The potential revenue sources for the stabilization fund are twofold:

  • $400,000 in federal Community Development Block Grants (CDBG) dollars that have already been allocated to the City can be made available on a one-time basis without disrupting other City funding priorities; and
  • Up to $250,000 in funding that can be made available from the Seattle Investment Fund, which was established to award and oversee federal New Market Tax Credits in support of local development projects. The Fund earns fees through the allocation process, and support to distressed businesses is consistent with the Fund’s purposes

In addition to the new stabilization fund, Mayor Murray ordered that all affected businesses on the 23rd Ave. corridor, for the duration of the project, will be eligible for deferred payment of bills and fees, including:

  • City utility bills,
  • Annual Business permits,
  • Annual signage permit fees, and
  • City portion of B&O tax.

Under the Washington State Constitution (Article VIII, Section 5 and 7), local governments are prohibited from gifting local tax dollars to private entities. The new 23rd Ave. stabilization fund announced will use federal CDBG dollars and New Market Tax Credit fees which are not subject to this prohibition. A past example of when Seattle used CDBG dollars to assist local, low-income and minority owned businesses was in the Rainier Valley to create the Community Development Fund during the construction of light rail along Martin Luther King Ave. in 2006-2009.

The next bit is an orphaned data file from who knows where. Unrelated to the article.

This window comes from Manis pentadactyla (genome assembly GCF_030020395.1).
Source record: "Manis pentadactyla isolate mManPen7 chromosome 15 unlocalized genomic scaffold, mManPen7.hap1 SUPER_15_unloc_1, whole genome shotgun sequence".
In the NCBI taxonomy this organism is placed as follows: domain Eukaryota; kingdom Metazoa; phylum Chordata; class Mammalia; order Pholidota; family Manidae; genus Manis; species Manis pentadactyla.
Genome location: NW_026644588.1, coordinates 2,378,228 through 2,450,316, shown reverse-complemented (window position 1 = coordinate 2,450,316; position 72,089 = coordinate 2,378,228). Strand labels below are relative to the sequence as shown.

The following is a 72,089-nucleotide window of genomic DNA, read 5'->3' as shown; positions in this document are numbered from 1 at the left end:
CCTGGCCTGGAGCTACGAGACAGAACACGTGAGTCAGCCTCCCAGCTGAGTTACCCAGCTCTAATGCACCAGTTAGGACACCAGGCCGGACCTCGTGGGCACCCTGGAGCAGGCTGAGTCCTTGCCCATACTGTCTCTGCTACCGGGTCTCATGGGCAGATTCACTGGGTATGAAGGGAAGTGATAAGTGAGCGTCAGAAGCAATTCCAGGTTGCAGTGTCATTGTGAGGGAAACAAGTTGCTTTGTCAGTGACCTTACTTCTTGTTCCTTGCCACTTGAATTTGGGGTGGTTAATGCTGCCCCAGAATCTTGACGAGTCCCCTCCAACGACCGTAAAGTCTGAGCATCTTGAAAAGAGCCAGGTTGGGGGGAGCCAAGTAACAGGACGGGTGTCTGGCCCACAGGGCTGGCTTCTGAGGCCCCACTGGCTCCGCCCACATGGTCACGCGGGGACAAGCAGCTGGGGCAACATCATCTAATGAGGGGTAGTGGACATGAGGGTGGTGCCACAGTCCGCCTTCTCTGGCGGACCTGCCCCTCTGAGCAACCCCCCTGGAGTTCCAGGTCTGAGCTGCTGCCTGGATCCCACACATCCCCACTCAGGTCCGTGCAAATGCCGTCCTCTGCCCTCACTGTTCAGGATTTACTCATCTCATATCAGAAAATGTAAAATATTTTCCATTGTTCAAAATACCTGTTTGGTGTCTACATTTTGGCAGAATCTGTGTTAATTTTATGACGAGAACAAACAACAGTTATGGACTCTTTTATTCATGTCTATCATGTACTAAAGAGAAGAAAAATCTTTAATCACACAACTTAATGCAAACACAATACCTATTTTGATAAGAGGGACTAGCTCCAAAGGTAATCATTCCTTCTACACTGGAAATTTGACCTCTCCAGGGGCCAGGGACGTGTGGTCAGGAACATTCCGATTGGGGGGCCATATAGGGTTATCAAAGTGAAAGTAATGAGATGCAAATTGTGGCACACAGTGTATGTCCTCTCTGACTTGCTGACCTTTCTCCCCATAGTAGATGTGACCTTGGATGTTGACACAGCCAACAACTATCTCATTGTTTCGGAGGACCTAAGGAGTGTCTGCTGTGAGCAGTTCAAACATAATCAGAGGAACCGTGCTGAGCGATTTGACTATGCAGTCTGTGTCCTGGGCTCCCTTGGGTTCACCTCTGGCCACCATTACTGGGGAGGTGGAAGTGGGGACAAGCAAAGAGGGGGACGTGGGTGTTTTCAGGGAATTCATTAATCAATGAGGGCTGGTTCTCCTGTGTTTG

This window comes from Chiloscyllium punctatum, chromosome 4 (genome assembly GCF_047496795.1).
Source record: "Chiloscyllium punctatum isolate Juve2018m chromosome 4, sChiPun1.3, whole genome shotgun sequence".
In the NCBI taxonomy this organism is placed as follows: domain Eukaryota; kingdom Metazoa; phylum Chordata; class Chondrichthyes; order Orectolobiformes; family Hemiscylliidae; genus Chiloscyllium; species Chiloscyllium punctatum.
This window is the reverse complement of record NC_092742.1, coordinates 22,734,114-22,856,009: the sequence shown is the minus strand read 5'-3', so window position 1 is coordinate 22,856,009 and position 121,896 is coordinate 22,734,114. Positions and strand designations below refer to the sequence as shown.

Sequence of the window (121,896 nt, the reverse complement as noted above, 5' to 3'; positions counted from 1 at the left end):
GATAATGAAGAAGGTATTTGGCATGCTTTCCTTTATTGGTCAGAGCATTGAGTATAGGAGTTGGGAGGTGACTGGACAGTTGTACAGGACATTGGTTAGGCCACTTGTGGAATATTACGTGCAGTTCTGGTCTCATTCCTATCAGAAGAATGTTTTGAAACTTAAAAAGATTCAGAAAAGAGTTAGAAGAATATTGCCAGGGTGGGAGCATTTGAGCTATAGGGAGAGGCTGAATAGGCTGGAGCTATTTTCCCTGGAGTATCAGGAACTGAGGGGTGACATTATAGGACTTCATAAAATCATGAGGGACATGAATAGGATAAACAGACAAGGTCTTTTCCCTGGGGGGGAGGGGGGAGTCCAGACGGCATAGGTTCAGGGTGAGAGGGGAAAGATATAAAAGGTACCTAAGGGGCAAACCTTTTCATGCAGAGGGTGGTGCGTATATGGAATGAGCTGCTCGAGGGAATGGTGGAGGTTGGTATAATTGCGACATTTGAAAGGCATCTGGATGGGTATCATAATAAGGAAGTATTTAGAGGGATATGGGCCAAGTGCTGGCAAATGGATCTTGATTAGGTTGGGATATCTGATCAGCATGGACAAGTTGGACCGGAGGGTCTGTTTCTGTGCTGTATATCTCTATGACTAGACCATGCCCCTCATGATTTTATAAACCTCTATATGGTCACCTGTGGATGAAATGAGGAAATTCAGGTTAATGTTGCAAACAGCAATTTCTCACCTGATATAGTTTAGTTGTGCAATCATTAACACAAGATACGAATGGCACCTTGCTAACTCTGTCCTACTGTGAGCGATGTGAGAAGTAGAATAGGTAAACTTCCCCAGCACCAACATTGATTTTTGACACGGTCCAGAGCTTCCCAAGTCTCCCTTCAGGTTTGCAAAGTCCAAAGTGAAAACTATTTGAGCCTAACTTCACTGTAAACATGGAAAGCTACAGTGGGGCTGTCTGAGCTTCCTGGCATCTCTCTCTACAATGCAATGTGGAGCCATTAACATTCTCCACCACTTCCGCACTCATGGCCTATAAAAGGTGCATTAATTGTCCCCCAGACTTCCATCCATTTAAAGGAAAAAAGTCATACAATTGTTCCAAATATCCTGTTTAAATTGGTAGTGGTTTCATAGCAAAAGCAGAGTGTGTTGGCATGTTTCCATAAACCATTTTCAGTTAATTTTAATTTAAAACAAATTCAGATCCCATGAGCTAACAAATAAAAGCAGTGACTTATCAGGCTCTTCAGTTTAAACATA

The new stabilization fund is being proposed by the Mayor in recognition of the unexpected and significant disruptions from the construction project after it began. In the fall of 2015, a design error by a private vendor resulted in a three month delay. This delay caused changes to the originally planned project phasing. Instead of a multi-phase project where new city blocks would not undergo lane closures until previous blocks were re-opened, the result is that more of the corridor is currently under construction at one time. This represents significant and new impacts to the neighborhood, such as limited access to more storefronts at once and a greater decline in foot and car traffic than originally anticipated and promised to the community.

The proposal of a new stabilization fund also reflects the City’s renewed commitment to equitable development. According to a 2015 Growth and Equity analysis the Central Area is considered an urban village that is particularly at high-risk of displacement factors.

Designed in 2013, the 23rd Ave. improvement project was intended to improve safety and mobility for drivers, pedestrians, transit users and bicyclists. It was to include wider sidewalks, improved transit speed and reliability and build new street lights. To take advantage of another capital need, a 100 year old water main was to be replaced at the same time as the road project so the neighborhood would not have to undergo multiple construction projects. Before construction, 23rd Ave. reported 900 collisions in five years (4 fatalities), had narrow and uneven sidewalks, was rated “very poor” for pavement conditions.